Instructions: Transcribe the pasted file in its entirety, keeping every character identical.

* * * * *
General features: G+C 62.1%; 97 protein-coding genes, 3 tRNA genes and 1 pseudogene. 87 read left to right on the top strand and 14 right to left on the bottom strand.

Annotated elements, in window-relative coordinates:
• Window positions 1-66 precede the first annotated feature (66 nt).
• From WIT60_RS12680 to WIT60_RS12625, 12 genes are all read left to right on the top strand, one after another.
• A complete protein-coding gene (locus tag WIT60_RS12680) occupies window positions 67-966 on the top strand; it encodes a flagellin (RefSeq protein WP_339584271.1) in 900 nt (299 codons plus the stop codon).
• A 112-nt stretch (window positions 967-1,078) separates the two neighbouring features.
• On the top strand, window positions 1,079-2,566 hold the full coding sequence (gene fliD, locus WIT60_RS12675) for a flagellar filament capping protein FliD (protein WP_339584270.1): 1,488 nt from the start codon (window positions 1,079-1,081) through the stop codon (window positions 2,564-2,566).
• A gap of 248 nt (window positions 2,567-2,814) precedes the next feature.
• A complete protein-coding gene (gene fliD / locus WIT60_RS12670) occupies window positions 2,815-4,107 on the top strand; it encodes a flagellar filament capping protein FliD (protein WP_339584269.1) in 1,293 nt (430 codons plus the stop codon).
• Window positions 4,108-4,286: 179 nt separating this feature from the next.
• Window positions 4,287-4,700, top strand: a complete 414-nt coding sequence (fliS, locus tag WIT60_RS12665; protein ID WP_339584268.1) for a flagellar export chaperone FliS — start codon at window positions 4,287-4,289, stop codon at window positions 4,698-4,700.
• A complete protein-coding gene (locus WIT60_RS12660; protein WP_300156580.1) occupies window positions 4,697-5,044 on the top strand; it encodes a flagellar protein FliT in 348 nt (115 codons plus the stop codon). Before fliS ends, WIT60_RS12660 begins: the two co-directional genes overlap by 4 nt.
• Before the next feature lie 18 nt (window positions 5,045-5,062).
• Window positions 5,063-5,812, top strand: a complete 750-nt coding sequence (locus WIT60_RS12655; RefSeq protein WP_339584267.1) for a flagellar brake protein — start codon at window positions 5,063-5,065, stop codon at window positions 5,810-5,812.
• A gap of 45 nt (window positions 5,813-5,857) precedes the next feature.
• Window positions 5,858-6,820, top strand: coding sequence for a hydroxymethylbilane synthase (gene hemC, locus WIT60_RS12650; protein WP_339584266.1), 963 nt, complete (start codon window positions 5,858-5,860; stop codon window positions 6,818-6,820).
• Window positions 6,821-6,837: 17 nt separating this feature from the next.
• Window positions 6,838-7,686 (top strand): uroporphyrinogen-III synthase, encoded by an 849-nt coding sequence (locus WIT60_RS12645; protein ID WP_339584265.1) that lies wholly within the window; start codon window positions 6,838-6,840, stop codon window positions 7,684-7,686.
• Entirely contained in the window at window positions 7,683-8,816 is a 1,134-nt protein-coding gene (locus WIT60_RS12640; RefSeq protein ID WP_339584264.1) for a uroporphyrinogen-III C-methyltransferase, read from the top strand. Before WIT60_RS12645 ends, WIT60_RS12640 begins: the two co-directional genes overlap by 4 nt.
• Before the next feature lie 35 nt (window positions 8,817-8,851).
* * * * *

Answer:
General features: G+C 62.1%; 97 protein-coding genes, 3 tRNA genes and 1 pseudogene. 87 read left to right on the top strand and 14 right to left on the bottom strand.

Annotated elements, in window-relative coordinates:
• Window positions 1-66 precede the first annotated feature (66 nt).
• From WIT60_RS12680 to WIT60_RS12625, 12 genes are all read left to right on the top strand, one after another.
• A complete protein-coding gene (locus tag WIT60_RS12680) occupies window positions 67-966 on the top strand; it encodes a flagellin (RefSeq protein WP_339584271.1) in 900 nt (299 codons plus the stop codon).
• A 112-nt stretch (window positions 967-1,078) separates the two neighbouring features.
• On the top strand, window positions 1,079-2,566 hold the full coding sequence (gene fliD, locus WIT60_RS12675) for a flagellar filament capping protein FliD (protein WP_339584270.1): 1,488 nt from the start codon (window positions 1,079-1,081) through the stop codon (window positions 2,564-2,566).
• A gap of 248 nt (window positions 2,567-2,814) precedes the next feature.
• A complete protein-coding gene (gene fliD / locus WIT60_RS12670) occupies window positions 2,815-4,107 on the top strand; it encodes a flagellar filament capping protein FliD (protein WP_339584269.1) in 1,293 nt (430 codons plus the stop codon).
• Window positions 4,108-4,286: 179 nt separating this feature from the next.
• Window positions 4,287-4,700, top strand: a complete 414-nt coding sequence (fliS, locus tag WIT60_RS12665; protein ID WP_339584268.1) for a flagellar export chaperone FliS — start codon at window positions 4,287-4,289, stop codon at window positions 4,698-4,700.
• A complete protein-coding gene (locus WIT60_RS12660; protein WP_300156580.1) occupies window positions 4,697-5,044 on the top strand; it encodes a flagellar protein FliT in 348 nt (115 codons plus the stop codon). Before fliS ends, WIT60_RS12660 begins: the two co-directional genes overlap by 4 nt.
• Before the next feature lie 18 nt (window positions 5,045-5,062).
• Window positions 5,063-5,812, top strand: a complete 750-nt coding sequence (locus WIT60_RS12655; RefSeq protein WP_339584267.1) for a flagellar brake protein — start codon at window positions 5,063-5,065, stop codon at window positions 5,810-5,812.
• A gap of 45 nt (window positions 5,813-5,857) precedes the next feature.
• Window positions 5,858-6,820, top strand: coding sequence for a hydroxymethylbilane synthase (gene hemC, locus WIT60_RS12650; protein WP_339584266.1), 963 nt, complete (start codon window positions 5,858-5,860; stop codon window positions 6,818-6,820).
• Window positions 6,821-6,837: 17 nt separating this feature from the next.
• Window positions 6,838-7,686 (top strand): uroporphyrinogen-III synthase, encoded by an 849-nt coding sequence (locus WIT60_RS12645; protein ID WP_339584265.1) that lies wholly within the window; start codon window positions 6,838-6,840, stop codon window positions 7,684-7,686.
• Entirely contained in the window at window positions 7,683-8,816 is a 1,134-nt protein-coding gene (locus WIT60_RS12640; RefSeq protein ID WP_339584264.1) for a uroporphyrinogen-III C-methyltransferase, read from the top strand. Before WIT60_RS12645 ends, WIT60_RS12640 begins: the two co-directional genes overlap by 4 nt.
• Before the next feature lie 35 nt (window positions 8,817-8,851).